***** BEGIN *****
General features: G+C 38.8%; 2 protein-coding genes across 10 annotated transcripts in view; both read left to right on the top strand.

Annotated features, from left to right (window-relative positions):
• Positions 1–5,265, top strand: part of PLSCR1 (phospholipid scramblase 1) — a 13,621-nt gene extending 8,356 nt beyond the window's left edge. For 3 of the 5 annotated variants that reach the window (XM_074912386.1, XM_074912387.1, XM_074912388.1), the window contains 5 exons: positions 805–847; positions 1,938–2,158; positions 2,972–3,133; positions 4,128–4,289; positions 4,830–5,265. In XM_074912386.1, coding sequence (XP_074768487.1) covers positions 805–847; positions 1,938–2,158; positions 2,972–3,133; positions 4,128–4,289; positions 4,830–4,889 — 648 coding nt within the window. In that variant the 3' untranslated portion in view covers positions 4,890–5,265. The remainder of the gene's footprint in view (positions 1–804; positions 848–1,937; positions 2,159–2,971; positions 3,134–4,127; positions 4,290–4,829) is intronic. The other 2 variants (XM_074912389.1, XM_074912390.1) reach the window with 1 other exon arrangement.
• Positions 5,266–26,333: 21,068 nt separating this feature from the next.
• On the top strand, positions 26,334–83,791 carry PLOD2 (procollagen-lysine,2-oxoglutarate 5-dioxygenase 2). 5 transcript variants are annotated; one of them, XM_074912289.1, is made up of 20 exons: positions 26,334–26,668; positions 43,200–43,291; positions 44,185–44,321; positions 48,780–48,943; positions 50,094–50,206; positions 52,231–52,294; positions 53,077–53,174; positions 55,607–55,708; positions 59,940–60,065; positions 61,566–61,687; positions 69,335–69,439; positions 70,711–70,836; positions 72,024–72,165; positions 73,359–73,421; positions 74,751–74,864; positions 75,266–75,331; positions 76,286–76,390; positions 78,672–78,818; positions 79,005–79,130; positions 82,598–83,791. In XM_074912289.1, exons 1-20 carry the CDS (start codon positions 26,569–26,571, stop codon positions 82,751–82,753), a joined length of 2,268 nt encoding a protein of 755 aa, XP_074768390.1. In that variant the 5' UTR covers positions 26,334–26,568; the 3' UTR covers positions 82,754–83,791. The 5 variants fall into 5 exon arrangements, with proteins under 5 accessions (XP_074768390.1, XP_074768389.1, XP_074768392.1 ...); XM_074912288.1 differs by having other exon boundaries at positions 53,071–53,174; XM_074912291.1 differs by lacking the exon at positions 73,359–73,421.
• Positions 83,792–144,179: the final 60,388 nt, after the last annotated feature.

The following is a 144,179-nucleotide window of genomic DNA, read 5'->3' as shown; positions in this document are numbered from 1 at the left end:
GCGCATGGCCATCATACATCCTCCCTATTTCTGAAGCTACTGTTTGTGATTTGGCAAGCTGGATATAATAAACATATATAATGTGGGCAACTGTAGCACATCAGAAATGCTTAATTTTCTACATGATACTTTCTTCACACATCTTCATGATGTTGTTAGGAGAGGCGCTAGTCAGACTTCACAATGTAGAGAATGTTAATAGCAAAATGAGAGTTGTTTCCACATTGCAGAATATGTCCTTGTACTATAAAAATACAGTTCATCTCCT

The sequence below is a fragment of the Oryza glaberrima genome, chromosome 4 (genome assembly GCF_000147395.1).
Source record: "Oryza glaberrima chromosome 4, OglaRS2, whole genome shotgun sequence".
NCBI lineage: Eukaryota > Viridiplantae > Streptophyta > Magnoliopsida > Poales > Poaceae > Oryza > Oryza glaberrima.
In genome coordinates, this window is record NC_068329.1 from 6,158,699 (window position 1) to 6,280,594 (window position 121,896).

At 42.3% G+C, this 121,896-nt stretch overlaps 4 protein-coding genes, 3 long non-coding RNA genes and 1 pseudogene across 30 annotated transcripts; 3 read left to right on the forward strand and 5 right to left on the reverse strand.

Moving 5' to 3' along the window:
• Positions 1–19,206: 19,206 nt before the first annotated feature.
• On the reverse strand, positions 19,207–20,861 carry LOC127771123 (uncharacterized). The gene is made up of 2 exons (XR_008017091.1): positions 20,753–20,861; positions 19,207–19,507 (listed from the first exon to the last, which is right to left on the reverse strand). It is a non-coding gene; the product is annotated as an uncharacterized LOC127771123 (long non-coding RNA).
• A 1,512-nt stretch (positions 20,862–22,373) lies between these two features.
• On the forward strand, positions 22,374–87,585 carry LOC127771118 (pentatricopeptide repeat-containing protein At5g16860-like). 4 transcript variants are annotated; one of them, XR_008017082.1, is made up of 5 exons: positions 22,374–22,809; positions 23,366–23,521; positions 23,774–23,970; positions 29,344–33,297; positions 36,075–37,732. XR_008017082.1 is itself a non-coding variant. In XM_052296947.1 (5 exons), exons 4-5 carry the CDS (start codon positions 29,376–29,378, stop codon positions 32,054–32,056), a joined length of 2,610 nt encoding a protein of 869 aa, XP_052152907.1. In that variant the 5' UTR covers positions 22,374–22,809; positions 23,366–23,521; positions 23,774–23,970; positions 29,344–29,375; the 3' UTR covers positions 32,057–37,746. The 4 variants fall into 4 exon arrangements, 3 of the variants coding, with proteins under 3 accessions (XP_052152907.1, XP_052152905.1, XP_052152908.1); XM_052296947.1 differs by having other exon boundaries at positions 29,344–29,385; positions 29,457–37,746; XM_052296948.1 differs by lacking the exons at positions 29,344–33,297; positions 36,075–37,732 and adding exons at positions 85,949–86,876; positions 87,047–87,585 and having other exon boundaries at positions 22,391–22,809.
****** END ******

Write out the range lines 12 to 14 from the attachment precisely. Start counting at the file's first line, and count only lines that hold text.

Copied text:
In genome coordinates, this window is record NC_068329.1 from 6,158,699 (window position 1) to 6,280,594 (window position 121,896).

At 42.3% G+C, this 121,896-nt stretch overlaps 4 protein-coding genes, 3 long non-coding RNA genes and 1 pseudogene across 30 annotated transcripts; 3 read left to right on the forward strand and 5 right to left on the reverse strand.

Moving 5' to 3' along the window: